Economic Warfare as a Second-Best Tack

Economic Warfare as a Second-Best Tack
AP Photo/Steve Helber, File
Economic Warfare as a Second-Best Tack
AP Photo/Steve Helber, File
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Any introductory course to international economics will educate students on the so-called theory of the second best. The theory can be formulated as follows: If several distortions to perfect competition are at work, the elimination of some (but not all) of those distortions does not necessarily lead to improving conditions. Thus, if a set of tariffs, export restrictions, or import quotas is in place, removing some, but not all, of those hurdles may actually have an adverse impact on trade, and for that matter on the economy as a whole. It follows that under certain circumstances it may be more efficient to create further distortions -- that is, to introduce new restrictions -- rather than removing only a portion of the prevailing ones. 

Conclusion: in the absence of perfect (fair) competition -- which the theory in question labels the “first best” situation -- the “second-best” option may be to impose additional distortions or constraints.

The second-best narrative provides the rationale for a wide range of economic measures intended to react to market imperfections. It has been used to justify not only the imposition of tariffs and other barriers to trade, but also the formation of customs unions and the introduction of welfare benefits.

In the U.S. economic-policy landscape, Democratic lawmakers and like-minded economic and political analysts have become known for their inclination to advocate trade, financial, and monetary policies that are grounded in second-best considerations. Trade-restricting laws adopted by Democratic-controlled Congressesinclude the Trade Expansion Act (1962), the Trade Act (1974) and the International Emergency Economic Powers Act (1977).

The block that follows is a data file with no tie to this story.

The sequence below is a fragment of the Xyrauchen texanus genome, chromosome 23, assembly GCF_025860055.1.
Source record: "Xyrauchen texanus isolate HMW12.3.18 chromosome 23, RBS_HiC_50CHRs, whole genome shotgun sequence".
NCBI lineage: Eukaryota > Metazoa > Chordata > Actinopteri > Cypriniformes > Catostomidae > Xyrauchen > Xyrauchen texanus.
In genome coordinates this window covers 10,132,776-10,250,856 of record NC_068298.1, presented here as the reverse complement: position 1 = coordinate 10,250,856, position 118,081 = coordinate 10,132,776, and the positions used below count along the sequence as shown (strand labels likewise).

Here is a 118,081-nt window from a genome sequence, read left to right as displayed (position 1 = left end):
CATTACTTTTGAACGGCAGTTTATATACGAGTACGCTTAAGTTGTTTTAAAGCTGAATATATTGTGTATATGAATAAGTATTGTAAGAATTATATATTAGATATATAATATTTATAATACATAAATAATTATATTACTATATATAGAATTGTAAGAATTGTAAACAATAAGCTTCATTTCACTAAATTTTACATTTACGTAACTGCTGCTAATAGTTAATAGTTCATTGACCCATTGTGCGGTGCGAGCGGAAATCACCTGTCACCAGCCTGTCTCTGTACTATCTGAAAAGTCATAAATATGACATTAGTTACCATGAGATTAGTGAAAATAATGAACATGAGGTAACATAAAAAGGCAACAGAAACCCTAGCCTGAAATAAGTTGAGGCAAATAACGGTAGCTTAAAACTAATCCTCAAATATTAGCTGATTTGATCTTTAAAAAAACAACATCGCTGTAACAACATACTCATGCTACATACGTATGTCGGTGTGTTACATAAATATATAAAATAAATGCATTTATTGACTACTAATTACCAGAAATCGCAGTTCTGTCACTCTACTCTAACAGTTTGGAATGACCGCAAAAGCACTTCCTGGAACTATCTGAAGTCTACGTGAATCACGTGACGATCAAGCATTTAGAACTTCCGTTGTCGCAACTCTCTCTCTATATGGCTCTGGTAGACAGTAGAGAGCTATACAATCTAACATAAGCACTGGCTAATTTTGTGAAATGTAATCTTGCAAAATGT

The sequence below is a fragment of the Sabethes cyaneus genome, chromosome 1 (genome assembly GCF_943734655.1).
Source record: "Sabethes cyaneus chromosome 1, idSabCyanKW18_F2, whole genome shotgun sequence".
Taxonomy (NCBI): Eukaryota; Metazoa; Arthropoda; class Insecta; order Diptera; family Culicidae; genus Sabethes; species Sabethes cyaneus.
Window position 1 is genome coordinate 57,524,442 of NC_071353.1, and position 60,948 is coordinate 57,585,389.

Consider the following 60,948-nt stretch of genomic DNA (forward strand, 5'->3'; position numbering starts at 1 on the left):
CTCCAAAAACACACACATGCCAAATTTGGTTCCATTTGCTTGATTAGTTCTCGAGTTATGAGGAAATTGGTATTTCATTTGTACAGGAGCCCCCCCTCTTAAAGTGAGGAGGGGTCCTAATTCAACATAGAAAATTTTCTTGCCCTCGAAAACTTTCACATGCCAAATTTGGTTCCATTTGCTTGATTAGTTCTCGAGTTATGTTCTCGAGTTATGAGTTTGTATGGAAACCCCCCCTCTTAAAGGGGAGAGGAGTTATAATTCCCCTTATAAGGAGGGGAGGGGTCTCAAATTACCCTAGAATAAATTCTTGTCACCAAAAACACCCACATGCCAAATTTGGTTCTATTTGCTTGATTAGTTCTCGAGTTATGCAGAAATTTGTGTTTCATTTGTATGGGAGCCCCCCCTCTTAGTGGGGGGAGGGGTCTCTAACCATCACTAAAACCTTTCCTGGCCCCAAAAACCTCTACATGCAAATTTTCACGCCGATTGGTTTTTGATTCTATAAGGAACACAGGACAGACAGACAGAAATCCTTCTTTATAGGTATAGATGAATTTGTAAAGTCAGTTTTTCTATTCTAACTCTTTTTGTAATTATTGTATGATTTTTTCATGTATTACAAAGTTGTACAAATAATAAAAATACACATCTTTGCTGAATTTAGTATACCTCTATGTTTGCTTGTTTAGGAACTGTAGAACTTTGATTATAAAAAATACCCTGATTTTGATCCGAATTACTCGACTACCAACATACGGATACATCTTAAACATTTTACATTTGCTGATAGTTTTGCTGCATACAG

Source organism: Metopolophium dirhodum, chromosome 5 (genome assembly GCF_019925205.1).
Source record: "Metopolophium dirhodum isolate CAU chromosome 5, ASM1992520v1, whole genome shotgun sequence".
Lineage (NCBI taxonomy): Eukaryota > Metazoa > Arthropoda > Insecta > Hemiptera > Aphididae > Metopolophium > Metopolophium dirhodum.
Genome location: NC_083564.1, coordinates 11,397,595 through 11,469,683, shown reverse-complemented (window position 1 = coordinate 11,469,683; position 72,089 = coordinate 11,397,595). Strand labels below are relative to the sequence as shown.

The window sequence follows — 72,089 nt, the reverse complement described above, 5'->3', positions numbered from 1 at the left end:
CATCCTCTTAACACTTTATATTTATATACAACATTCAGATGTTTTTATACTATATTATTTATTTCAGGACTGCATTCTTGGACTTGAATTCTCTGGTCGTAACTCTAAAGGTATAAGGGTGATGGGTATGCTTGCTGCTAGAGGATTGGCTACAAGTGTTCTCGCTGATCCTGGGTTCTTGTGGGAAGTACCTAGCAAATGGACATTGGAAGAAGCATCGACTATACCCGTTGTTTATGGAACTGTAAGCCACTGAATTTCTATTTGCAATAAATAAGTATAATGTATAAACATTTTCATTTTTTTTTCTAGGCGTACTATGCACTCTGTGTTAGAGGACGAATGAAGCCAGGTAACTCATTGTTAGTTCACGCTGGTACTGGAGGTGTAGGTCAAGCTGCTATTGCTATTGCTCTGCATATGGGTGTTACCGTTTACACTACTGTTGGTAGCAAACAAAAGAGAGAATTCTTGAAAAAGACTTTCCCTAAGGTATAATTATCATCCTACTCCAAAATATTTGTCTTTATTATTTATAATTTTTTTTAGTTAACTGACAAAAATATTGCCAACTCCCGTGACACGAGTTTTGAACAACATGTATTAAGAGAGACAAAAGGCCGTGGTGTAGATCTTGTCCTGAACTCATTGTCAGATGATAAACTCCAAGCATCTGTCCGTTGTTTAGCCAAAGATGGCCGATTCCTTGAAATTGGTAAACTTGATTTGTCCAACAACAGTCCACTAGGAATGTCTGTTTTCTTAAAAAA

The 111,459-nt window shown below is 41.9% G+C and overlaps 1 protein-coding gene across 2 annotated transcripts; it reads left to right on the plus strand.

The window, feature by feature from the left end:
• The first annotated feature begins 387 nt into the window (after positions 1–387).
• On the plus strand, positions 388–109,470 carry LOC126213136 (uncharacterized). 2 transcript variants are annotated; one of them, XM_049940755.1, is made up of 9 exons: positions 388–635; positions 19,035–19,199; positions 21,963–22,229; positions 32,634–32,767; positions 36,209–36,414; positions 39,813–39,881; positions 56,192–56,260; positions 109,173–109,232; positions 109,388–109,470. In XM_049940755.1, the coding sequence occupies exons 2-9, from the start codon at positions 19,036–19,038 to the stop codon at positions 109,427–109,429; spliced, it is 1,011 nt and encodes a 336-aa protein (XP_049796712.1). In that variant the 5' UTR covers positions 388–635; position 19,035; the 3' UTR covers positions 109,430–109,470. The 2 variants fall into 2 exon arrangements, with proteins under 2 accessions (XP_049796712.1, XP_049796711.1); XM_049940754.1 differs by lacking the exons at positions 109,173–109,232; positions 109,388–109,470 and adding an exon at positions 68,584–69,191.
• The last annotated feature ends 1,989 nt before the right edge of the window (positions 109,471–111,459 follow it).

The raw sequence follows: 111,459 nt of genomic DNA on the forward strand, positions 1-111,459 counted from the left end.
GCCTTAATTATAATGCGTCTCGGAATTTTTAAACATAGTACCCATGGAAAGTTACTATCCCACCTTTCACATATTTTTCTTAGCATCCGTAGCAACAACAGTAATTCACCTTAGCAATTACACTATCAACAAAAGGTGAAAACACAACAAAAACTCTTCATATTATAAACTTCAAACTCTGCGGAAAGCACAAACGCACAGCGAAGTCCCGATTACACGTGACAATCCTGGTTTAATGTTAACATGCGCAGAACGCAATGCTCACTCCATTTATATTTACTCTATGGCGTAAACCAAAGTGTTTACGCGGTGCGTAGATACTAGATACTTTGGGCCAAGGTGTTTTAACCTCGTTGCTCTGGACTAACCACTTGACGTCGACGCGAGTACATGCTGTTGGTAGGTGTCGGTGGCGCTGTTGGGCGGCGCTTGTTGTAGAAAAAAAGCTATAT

In the same vein, writing in 2014 on how to overcome the tepid economic recovery of the Obama years, progressive economic pundit Larry Summers called for pro-inflation policies aimed at reducing real interest rates and boosting demand. This course of action was characterized in The Economist as a second-best solution. (The first-best option would have been, according to their narrative, to promote deficit-financed public investment, which governments of advanced economies were deemed to be unwilling to carry out). 

Cue Donald Trump and his self-assumed empathy for tariffs and financial arm-twisting; and then, all of a sudden, Democrats and progressives cry foul at the very kind of restrictions that they themselves had steadfastly advocated and managed to impose in the past. 

Democrats’ sudden anti-tariff conversion led the Wall Street Journal's James Freeman to assert (not without a touch of irony) that “one benefit [of Trump’s tariffs] is that they are finally teaching Democrats about tax incidence”.

The commonly invoked argument against Trump’s utilization of economic weaponry asserts that the U.S. president is wreaking havoc on the rules-based, market-friendly global order that the United States and its allies took so much pain to build in the aftermath of World War II -- and from which, the argument runs, the United States and other capitalist economies as well as emerging economies have benefitted so much.